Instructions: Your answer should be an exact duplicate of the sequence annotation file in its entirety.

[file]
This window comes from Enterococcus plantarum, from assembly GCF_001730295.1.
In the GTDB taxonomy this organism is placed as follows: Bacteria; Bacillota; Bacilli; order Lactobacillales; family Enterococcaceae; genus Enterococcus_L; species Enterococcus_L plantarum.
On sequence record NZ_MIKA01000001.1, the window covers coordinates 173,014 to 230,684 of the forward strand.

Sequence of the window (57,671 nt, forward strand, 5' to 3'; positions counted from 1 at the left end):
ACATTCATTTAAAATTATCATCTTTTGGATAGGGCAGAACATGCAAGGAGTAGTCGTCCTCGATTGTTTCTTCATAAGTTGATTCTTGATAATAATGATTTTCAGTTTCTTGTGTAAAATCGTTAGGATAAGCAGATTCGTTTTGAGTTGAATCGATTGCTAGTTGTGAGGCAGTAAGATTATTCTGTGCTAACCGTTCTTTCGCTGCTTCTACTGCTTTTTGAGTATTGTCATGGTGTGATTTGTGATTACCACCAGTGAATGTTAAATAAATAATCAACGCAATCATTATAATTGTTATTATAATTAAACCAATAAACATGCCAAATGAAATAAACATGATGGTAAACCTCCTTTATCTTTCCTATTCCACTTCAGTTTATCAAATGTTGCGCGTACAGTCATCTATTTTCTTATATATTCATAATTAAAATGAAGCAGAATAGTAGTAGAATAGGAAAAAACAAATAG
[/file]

This window comes from Enterococcus plantarum, from assembly GCF_001730295.1.
In the GTDB taxonomy this organism is placed as follows: Bacteria; Bacillota; Bacilli; order Lactobacillales; family Enterococcaceae; genus Enterococcus_L; species Enterococcus_L plantarum.
On sequence record NZ_MIKA01000001.1, the window covers coordinates 173,014 to 230,684 of the forward strand.

Sequence of the window (57,671 nt, forward strand, 5' to 3'; positions counted from 1 at the left end):
ACATTCATTTAAAATTATCATCTTTTGGATAGGGCAGAACATGCAAGGAGTAGTCGTCCTCGATTGTTTCTTCATAAGTTGATTCTTGATAATAATGATTTTCAGTTTCTTGTGTAAAATCGTTAGGATAAGCAGATTCGTTTTGAGTTGAATCGATTGCTAGTTGTGAGGCAGTAAGATTATTCTGTGCTAACCGTTCTTTCGCTGCTTCTACTGCTTTTTGAGTATTGTCATGGTGTGATTTGTGATTACCACCAGTGAATGTTAAATAAATAATCAACGCAATCATTATAATTGTTATTATAATTAAACCAATAAACATGCCAAATGAAATAAACATGATGGTAAACCTCCTTTATCTTTCCTATTCCACTTCAGTTTATCAAATGTTGCGCGTACAGTCATCTATTTTCTTATATATTCATAATTAAAATGAAGCAGAATAGTAGTAGAATAGGAAAAAACAAATAG